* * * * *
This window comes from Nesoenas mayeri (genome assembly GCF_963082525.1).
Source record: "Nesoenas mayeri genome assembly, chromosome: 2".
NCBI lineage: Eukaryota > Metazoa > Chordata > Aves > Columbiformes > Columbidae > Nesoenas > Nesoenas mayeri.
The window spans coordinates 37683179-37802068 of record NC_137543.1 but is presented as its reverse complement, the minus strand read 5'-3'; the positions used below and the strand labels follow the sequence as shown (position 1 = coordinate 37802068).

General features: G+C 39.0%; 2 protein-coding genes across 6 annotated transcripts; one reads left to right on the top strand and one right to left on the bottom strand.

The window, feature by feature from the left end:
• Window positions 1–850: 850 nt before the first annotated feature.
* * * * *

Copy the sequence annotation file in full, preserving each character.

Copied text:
This window comes from Nesoenas mayeri (genome assembly GCF_963082525.1).
Source record: "Nesoenas mayeri genome assembly, chromosome: 2".
NCBI lineage: Eukaryota > Metazoa > Chordata > Aves > Columbiformes > Columbidae > Nesoenas > Nesoenas mayeri.
The window spans coordinates 37683179-37802068 of record NC_137543.1 but is presented as its reverse complement, the minus strand read 5'-3'; the positions used below and the strand labels follow the sequence as shown (position 1 = coordinate 37802068).

General features: G+C 39.0%; 2 protein-coding genes across 6 annotated transcripts; one reads left to right on the top strand and one right to left on the bottom strand.

The window, feature by feature from the left end:
• Window positions 1–850: 850 nt before the first annotated feature.